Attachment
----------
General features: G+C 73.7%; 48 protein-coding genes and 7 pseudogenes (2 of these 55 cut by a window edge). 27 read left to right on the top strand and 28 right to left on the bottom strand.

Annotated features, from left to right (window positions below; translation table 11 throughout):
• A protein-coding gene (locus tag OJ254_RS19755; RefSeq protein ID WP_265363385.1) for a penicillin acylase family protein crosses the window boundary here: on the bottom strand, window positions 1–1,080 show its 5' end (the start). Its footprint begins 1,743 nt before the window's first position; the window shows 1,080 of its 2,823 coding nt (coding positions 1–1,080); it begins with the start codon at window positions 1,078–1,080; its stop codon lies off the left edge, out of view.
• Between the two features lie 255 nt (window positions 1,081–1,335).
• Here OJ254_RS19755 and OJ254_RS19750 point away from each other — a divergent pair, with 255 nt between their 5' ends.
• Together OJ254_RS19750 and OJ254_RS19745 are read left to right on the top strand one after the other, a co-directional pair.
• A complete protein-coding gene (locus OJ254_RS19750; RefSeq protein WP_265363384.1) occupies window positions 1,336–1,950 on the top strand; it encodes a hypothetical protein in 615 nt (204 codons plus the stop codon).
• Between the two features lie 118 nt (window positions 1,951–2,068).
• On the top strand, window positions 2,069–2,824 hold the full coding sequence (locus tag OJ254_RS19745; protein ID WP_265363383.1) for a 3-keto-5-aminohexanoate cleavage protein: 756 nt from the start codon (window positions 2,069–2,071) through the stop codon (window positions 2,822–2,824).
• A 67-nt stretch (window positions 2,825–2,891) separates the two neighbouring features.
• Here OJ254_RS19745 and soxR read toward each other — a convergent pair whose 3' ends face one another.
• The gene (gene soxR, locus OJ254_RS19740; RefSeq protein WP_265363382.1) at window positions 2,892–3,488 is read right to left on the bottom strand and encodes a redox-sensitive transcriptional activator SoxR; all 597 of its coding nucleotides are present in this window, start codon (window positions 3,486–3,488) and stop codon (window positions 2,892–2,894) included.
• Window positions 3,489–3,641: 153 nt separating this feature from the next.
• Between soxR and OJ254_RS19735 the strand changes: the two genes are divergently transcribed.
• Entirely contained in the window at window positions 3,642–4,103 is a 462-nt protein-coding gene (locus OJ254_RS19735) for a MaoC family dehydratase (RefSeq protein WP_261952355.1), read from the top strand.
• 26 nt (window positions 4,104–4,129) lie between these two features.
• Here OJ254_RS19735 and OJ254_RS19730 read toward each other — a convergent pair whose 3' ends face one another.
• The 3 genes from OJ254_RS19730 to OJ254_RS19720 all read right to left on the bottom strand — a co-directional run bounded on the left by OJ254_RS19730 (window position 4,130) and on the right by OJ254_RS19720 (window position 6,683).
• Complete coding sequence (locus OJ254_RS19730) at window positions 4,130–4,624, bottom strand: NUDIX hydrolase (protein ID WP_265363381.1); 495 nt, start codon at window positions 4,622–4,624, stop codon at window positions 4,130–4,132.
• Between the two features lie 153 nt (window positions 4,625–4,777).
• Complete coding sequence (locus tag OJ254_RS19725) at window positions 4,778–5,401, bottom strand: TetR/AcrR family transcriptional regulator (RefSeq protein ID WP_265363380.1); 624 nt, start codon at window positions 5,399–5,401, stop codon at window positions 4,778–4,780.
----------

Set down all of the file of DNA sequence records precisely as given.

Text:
General features: G+C 73.7%; 48 protein-coding genes and 7 pseudogenes (2 of these 55 cut by a window edge). 27 read left to right on the top strand and 28 right to left on the bottom strand.

Annotated features, from left to right (window positions below; translation table 11 throughout):
• A protein-coding gene (locus tag OJ254_RS19755; RefSeq protein ID WP_265363385.1) for a penicillin acylase family protein crosses the window boundary here: on the bottom strand, window positions 1–1,080 show its 5' end (the start). Its footprint begins 1,743 nt before the window's first position; the window shows 1,080 of its 2,823 coding nt (coding positions 1–1,080); it begins with the start codon at window positions 1,078–1,080; its stop codon lies off the left edge, out of view.
• Between the two features lie 255 nt (window positions 1,081–1,335).
• Here OJ254_RS19755 and OJ254_RS19750 point away from each other — a divergent pair, with 255 nt between their 5' ends.
• Together OJ254_RS19750 and OJ254_RS19745 are read left to right on the top strand one after the other, a co-directional pair.
• A complete protein-coding gene (locus OJ254_RS19750; RefSeq protein WP_265363384.1) occupies window positions 1,336–1,950 on the top strand; it encodes a hypothetical protein in 615 nt (204 codons plus the stop codon).
• Between the two features lie 118 nt (window positions 1,951–2,068).
• On the top strand, window positions 2,069–2,824 hold the full coding sequence (locus tag OJ254_RS19745; protein ID WP_265363383.1) for a 3-keto-5-aminohexanoate cleavage protein: 756 nt from the start codon (window positions 2,069–2,071) through the stop codon (window positions 2,822–2,824).
• A 67-nt stretch (window positions 2,825–2,891) separates the two neighbouring features.
• Here OJ254_RS19745 and soxR read toward each other — a convergent pair whose 3' ends face one another.
• The gene (gene soxR, locus OJ254_RS19740; RefSeq protein WP_265363382.1) at window positions 2,892–3,488 is read right to left on the bottom strand and encodes a redox-sensitive transcriptional activator SoxR; all 597 of its coding nucleotides are present in this window, start codon (window positions 3,486–3,488) and stop codon (window positions 2,892–2,894) included.
• Window positions 3,489–3,641: 153 nt separating this feature from the next.
• Between soxR and OJ254_RS19735 the strand changes: the two genes are divergently transcribed.
• Entirely contained in the window at window positions 3,642–4,103 is a 462-nt protein-coding gene (locus OJ254_RS19735) for a MaoC family dehydratase (RefSeq protein WP_261952355.1), read from the top strand.
• 26 nt (window positions 4,104–4,129) lie between these two features.
• Here OJ254_RS19735 and OJ254_RS19730 read toward each other — a convergent pair whose 3' ends face one another.
• The 3 genes from OJ254_RS19730 to OJ254_RS19720 all read right to left on the bottom strand — a co-directional run bounded on the left by OJ254_RS19730 (window position 4,130) and on the right by OJ254_RS19720 (window position 6,683).
• Complete coding sequence (locus OJ254_RS19730) at window positions 4,130–4,624, bottom strand: NUDIX hydrolase (protein ID WP_265363381.1); 495 nt, start codon at window positions 4,622–4,624, stop codon at window positions 4,130–4,132.
• Between the two features lie 153 nt (window positions 4,625–4,777).
• Complete coding sequence (locus tag OJ254_RS19725) at window positions 4,778–5,401, bottom strand: TetR/AcrR family transcriptional regulator (RefSeq protein ID WP_265363380.1); 624 nt, start codon at window positions 5,399–5,401, stop codon at window positions 4,778–4,780.